Tue, Oct 07, 2003 - Page 7 News List

Scientists challenge publishers with free research magazine


A group of leading scientists are to mount an unprecedented challenge to the publishers that lock away the valuable findings of research in expensive, subscription-only electronic databases, by launching their own journal to give away results for free.

The control of information on everything from new cancer treatments to space exploration is at stake, while caught in the crossfire are the world's publicly funded scientists, some of whom will soon face a choice between their career and their conscience.

On one side of the conflict stand major multinational publishing houses like Elsevier Science that package scientific findings into hundreds of specialist journals and sell them for thou-sands of dollars a year. On the other is a new publishing group called the Public Library of Science (PLoS) that will distribute its journals for free and is backed by top scientists, including the British Nobel prize winners Paul Nurse and Sir John Sulston.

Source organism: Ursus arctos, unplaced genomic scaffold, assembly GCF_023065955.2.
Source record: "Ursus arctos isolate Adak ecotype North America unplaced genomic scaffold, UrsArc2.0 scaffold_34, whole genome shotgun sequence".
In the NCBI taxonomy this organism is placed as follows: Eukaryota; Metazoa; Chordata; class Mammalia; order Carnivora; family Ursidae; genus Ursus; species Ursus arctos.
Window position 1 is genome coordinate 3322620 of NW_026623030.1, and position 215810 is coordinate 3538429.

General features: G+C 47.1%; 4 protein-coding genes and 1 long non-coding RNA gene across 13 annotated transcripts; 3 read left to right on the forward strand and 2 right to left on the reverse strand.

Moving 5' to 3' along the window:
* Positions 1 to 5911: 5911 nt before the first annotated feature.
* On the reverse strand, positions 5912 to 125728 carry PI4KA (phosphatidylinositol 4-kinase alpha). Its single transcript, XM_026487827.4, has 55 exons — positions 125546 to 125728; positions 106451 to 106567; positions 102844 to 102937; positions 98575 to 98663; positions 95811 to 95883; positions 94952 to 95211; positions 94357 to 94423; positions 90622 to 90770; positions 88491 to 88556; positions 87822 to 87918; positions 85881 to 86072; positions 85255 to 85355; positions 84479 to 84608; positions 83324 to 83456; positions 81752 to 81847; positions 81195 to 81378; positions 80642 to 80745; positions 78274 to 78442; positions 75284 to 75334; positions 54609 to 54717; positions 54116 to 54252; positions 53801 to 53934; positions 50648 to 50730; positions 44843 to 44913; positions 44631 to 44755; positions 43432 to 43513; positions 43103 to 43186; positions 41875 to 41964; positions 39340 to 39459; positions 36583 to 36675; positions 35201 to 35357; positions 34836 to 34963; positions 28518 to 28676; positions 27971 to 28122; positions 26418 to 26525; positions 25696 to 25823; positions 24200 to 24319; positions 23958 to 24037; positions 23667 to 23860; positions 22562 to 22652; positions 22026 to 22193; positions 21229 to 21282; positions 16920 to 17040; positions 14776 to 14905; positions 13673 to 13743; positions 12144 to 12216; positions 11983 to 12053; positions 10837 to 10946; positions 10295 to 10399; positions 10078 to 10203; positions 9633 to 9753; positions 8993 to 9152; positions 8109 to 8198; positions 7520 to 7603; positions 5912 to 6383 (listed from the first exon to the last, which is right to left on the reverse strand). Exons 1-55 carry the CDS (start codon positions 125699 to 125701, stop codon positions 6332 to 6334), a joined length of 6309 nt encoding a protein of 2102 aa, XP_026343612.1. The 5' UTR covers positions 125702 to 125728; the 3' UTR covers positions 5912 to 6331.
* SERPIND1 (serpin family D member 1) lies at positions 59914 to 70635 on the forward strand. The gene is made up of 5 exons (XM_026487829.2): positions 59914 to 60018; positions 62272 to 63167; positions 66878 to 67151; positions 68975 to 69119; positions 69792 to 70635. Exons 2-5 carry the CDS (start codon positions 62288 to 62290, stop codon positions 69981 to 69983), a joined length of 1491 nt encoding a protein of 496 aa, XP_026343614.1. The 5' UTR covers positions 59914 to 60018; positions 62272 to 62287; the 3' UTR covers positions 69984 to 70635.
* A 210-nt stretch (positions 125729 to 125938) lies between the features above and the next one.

"The publishers are making a lot of money out of our research and it's not fair that lots of good, basic science isn't available to everyone," said Julie Ahringer, a biologist at Cambridge University. "Knowledge should be free."

Ahringer is on the editorial board of PLoS Biology, the group's first journal due to be launched on Oct. 13. With articles about the genetic origins of elephants and molecular signalling in the fruit fly, it is unlikely to displace Cosmopolitan and FHM from the newsstands. But those behind the new venture have their sights on an equally ambitious target: convincing existing publishers to change their ways and join them in making more information freely available.

While PLoS Biology is not the first open access scientific journal, it is the most high-profile and best supported so far, and, crucially, it is financed by a grant of several million dollars from an American charity foundation.

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